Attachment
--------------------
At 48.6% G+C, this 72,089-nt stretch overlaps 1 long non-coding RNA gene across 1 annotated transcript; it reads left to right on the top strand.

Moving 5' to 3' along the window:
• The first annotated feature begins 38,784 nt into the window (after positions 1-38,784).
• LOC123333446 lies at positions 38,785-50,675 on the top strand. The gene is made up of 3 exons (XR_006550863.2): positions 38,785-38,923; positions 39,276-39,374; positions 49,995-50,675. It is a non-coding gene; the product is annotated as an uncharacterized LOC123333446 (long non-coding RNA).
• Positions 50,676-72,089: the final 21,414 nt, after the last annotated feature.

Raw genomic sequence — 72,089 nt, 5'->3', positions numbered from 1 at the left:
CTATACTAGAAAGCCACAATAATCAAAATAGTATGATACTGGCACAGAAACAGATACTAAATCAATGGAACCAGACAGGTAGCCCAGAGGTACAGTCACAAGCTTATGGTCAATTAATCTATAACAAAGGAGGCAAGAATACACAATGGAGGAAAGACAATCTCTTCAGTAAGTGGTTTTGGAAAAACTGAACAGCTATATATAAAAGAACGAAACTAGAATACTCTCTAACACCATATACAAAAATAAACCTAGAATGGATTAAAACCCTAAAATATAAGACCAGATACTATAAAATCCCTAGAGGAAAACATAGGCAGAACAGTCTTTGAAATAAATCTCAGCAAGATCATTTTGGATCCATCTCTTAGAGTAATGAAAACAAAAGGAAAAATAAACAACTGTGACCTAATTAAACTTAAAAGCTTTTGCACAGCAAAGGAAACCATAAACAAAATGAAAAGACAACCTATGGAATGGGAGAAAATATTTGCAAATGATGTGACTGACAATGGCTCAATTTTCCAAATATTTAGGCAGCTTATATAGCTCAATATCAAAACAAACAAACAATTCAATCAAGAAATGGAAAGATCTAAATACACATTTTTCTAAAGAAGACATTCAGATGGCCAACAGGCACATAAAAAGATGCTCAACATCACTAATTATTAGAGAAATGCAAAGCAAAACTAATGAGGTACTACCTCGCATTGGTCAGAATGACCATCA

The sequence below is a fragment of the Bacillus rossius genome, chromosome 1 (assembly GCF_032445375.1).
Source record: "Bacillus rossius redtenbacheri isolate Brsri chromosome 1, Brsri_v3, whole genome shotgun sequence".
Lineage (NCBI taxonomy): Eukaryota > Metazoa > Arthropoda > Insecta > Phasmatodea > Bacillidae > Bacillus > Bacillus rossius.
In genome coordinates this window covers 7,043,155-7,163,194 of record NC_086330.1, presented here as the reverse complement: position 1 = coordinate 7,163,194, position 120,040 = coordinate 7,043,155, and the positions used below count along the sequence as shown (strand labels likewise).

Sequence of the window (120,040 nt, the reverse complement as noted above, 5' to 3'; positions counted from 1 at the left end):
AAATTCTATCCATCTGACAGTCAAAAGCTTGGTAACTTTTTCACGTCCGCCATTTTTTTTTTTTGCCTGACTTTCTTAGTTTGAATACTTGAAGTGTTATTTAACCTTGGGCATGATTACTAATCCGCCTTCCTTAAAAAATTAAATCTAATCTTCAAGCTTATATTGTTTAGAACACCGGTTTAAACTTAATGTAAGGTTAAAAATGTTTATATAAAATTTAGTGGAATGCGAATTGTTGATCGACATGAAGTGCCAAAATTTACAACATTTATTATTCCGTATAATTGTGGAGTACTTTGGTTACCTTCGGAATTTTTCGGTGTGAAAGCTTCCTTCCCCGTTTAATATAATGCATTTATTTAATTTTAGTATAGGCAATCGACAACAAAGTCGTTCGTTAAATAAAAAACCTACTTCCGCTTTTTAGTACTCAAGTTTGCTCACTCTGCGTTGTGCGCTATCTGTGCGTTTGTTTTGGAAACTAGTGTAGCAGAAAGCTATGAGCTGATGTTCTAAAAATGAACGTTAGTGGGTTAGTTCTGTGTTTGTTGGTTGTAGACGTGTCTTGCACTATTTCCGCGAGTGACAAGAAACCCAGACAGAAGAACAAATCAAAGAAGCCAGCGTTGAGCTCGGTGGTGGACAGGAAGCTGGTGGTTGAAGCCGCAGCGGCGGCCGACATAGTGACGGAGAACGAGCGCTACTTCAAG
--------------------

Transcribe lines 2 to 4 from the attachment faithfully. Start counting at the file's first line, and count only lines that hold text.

Moving 5' to 3' along the window:
• The first annotated feature begins 38,784 nt into the window (after positions 1-38,784).
• LOC123333446 lies at positions 38,785-50,675 on the top strand. The gene is made up of 3 exons (XR_006550863.2): positions 38,785-38,923; positions 39,276-39,374; positions 49,995-50,675. It is a non-coding gene; the product is annotated as an uncharacterized LOC123333446 (long non-coding RNA).